|Publication number||US4609961 A|
|Application number||US 06/642,225|
|Publication date||Sep 2, 1986|
|Filing date||Aug 20, 1984|
|Priority date||Aug 20, 1984|
|Publication number||06642225, 642225, US 4609961 A, US 4609961A, US-A-4609961, US4609961 A, US4609961A|
|Inventors||John H. Jacobs|
|Original Assignee||Datatape Incorporated|
|Export Citation||BiBTeX, EndNote, RefMan|
|Patent Citations (4), Referenced by (6), Classifications (10), Legal Events (7)|
|External Links: USPTO, USPTO Assignment, Espacenet|
1. Field Of The Invention
The invention relates to a transducer for reading information magnetically recorded on a magnetic storage medium. More particularly, the invention relates to a Faraday-effect magneto-optic transducer for providing an optical indication of magnetic states of the storage medium.
2. Description of the Prior Art
Magneto-optic transducers are known in the prior art for providing an optical indication of information recorded on a magnetic storage medium. A magneto-optic material is magnetized corresponding to magnetic fields produced by magnetization in an adjacent storage medium. A beam of polarized light irradiates the magneto-optic material which causes plus or minus rotation of the plane of polarization of the light depending upon the strength and direction of magnetization of the material. A light-responsive device detects these light variations, for providing an indication of the information recorded on the storage medium. The so-called Faraday effect occurs when light is transmitted through, rather than reflected from, a film of magnetized magneto-optic material.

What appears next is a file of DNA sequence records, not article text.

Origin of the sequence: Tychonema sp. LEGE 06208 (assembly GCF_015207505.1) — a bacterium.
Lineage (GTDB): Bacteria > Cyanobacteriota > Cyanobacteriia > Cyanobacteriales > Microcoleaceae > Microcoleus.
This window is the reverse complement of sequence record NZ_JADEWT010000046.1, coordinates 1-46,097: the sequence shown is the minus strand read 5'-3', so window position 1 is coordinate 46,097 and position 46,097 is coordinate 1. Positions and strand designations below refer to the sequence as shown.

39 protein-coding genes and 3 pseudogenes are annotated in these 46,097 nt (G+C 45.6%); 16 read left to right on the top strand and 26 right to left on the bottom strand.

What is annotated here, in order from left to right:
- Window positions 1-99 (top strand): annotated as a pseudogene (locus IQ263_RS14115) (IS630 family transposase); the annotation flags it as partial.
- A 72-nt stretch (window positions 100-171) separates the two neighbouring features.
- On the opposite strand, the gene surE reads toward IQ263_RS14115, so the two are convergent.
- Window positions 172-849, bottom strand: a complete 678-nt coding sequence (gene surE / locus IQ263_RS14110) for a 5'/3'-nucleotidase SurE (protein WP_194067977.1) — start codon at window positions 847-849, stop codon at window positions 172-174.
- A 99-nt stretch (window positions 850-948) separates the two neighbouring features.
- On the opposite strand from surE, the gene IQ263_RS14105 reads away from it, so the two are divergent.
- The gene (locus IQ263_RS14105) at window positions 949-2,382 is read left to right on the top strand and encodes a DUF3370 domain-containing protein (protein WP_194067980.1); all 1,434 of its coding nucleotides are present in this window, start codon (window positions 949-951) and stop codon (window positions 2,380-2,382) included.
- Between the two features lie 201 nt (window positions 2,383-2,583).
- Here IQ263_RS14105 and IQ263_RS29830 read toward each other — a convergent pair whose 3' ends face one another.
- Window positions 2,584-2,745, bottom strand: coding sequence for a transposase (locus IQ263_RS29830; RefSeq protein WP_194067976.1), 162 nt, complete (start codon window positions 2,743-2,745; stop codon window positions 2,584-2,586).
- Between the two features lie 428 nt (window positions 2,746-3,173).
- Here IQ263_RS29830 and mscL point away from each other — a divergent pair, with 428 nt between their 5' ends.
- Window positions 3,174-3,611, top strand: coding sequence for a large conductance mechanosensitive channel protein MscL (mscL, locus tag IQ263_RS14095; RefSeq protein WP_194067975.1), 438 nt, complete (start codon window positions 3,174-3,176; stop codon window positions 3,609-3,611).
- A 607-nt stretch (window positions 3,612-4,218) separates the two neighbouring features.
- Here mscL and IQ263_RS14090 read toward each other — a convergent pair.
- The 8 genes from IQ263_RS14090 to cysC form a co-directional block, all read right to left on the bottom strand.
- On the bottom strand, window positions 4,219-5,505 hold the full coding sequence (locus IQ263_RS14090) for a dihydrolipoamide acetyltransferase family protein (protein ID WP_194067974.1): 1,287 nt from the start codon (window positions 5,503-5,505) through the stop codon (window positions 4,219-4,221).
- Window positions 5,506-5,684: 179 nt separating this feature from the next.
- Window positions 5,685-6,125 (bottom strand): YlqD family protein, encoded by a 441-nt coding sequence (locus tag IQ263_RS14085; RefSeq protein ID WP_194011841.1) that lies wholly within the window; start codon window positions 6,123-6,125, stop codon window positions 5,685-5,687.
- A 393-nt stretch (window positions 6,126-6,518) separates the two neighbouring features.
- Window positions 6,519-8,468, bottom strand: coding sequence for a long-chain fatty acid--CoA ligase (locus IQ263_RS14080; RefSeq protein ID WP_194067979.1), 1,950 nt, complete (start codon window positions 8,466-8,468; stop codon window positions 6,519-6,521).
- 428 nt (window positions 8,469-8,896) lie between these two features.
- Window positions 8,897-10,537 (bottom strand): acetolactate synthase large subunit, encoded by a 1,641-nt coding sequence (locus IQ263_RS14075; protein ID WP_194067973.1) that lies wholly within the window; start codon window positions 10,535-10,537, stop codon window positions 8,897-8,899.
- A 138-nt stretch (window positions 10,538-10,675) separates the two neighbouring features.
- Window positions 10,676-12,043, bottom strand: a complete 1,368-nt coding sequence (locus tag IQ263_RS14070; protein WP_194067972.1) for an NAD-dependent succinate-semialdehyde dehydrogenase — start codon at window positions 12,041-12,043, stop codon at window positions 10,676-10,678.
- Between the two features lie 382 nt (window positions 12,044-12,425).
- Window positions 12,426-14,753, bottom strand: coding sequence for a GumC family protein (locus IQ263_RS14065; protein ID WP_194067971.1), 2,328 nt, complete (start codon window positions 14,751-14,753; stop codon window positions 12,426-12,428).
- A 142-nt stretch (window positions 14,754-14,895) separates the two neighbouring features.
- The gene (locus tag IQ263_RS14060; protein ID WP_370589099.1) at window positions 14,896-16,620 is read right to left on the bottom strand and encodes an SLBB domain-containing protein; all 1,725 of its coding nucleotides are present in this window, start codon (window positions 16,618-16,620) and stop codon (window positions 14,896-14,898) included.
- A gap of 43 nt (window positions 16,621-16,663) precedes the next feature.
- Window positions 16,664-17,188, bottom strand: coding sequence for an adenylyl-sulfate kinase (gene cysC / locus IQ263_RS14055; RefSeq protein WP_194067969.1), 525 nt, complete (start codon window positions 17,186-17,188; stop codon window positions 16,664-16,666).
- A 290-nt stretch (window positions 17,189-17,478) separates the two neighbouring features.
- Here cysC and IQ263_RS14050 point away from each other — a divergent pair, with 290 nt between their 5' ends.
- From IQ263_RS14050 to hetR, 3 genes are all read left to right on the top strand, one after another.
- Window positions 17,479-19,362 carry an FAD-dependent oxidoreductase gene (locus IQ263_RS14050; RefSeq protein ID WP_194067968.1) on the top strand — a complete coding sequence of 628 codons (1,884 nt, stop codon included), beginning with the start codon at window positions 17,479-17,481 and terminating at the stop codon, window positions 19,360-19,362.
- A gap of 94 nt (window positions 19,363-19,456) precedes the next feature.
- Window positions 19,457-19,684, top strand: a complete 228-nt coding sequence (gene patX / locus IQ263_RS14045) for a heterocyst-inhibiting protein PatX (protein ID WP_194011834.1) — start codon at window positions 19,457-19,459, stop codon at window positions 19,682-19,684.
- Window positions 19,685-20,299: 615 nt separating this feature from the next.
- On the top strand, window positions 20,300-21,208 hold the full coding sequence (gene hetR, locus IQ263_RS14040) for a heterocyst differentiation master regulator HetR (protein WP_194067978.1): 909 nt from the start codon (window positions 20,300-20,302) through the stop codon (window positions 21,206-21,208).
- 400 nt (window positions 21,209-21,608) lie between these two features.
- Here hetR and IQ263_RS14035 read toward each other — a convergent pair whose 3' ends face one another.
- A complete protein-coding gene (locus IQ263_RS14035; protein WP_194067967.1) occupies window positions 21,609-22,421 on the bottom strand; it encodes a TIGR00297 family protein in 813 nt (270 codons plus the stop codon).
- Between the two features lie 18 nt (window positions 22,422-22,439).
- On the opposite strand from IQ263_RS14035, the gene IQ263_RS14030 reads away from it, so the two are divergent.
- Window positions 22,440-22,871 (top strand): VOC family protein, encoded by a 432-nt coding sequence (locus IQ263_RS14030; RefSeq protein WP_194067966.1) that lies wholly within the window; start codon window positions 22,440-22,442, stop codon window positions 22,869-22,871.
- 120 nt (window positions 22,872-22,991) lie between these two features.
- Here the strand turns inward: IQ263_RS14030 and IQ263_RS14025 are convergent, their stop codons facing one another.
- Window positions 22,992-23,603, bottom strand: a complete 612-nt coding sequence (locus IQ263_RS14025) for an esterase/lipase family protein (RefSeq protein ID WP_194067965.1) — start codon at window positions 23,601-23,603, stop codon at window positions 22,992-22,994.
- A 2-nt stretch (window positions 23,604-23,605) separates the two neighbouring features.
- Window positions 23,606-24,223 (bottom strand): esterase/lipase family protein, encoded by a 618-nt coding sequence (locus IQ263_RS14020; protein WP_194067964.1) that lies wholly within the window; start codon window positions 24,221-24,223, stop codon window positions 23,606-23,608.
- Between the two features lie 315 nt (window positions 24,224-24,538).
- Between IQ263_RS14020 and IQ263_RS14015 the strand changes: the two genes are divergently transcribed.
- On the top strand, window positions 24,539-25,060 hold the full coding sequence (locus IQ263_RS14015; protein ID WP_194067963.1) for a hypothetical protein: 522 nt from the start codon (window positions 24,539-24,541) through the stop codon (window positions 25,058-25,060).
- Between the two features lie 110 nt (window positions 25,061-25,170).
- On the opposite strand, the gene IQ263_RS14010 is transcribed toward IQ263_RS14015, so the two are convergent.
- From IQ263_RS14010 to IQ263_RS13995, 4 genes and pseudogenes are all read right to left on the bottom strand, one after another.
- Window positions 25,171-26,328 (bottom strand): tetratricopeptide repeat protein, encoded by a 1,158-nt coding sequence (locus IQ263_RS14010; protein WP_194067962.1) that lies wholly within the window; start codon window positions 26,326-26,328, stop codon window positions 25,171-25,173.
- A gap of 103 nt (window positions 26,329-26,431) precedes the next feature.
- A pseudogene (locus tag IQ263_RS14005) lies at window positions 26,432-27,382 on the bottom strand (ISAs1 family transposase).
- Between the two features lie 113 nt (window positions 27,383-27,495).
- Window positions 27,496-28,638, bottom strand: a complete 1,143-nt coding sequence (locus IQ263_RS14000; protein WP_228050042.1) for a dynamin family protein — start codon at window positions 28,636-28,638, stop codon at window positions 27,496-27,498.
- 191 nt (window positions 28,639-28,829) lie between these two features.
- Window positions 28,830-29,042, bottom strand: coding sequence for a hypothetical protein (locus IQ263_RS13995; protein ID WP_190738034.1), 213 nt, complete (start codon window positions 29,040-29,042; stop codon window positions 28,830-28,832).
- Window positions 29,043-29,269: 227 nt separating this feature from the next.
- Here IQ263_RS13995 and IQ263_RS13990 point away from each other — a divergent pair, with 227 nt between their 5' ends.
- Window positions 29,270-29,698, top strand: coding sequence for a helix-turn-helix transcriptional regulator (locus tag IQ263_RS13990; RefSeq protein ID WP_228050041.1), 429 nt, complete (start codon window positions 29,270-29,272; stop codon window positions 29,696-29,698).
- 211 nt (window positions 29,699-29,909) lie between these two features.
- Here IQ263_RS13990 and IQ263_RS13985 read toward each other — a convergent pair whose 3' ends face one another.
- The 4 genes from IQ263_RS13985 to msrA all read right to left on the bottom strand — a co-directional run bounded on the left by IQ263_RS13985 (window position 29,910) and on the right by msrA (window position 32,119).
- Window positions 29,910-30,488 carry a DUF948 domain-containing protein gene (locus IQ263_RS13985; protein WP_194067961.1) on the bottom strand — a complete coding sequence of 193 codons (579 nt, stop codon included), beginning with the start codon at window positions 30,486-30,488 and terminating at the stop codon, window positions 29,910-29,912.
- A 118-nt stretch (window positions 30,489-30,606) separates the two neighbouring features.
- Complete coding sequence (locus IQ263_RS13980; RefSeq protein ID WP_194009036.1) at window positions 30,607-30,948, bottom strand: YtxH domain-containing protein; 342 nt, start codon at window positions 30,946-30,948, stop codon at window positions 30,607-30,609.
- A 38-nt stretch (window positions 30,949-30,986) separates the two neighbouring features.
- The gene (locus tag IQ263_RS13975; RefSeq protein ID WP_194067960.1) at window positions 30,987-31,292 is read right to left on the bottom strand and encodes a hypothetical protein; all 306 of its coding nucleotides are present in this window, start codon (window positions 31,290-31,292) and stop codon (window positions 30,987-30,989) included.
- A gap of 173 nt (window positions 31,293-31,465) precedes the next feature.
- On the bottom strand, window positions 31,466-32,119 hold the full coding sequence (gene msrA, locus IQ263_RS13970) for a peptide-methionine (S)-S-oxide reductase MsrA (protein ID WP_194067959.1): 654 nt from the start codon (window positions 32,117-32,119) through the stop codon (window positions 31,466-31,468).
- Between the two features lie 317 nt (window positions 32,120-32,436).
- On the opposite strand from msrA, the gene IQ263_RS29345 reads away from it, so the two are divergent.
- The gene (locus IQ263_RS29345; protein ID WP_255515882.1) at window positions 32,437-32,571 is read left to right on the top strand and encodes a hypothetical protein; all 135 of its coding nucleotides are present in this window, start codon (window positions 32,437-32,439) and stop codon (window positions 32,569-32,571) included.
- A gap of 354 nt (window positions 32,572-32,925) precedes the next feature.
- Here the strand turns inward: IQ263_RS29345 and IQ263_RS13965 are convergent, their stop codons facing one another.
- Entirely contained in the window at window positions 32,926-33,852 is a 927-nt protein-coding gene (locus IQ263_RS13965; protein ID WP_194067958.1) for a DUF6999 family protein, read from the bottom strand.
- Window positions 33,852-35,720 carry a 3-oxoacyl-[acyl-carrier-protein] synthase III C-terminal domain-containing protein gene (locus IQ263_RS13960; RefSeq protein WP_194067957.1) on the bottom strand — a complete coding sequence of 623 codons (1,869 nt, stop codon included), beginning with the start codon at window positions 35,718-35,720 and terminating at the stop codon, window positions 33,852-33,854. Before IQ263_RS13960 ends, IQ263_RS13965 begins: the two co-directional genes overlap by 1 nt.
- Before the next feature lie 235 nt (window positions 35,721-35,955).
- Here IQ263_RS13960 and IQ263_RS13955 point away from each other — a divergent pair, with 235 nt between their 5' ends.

U.S. Pat. No. 3,665,431 discloses a Faraday-effect transducer in which a magneto-optic film supported by a glass substrate, is positioned at an angle other than parallel with respect to an information-bearing surface of a magnetic tape. Because magnetization in a magnetic storage medium, such as magnetic tape, only induces magnetism in magneto-optic material a short distance from the storage medium, an edge of the magneto-optic film is in an essentially contacting relationship with the tape. To obtain high resolution and sufficient magneto-optic interaction, a polarized beam of light is focused on a minute portion of the periphery of the film adjacent the tape as the light is transmitted through the transducer.
In the transducer of U.S. Pat. No. 3,665,431, the light is transmitted through the glass substrate along an optical path which is oblique to the magneto-optic film. Polarized light is reflected at the interface between the film and supporting substrate as light enters and exits the magneto-optic film, thereby contributing to light loss as light is transmitted through the transducer. Additionally, because the refractive index of the glass substrate is different than the refractive index of the film, the light passing through the film is refracted both as it enters and exits the film. This refraction makes it more difficult to accurately align light-sensitive devices used to detect and analyze light transmitted through the transducer, as the angle at which light exits the transducer varies according to the thickness of the magneto-optic film and the angle of incidence of light impinging on the film.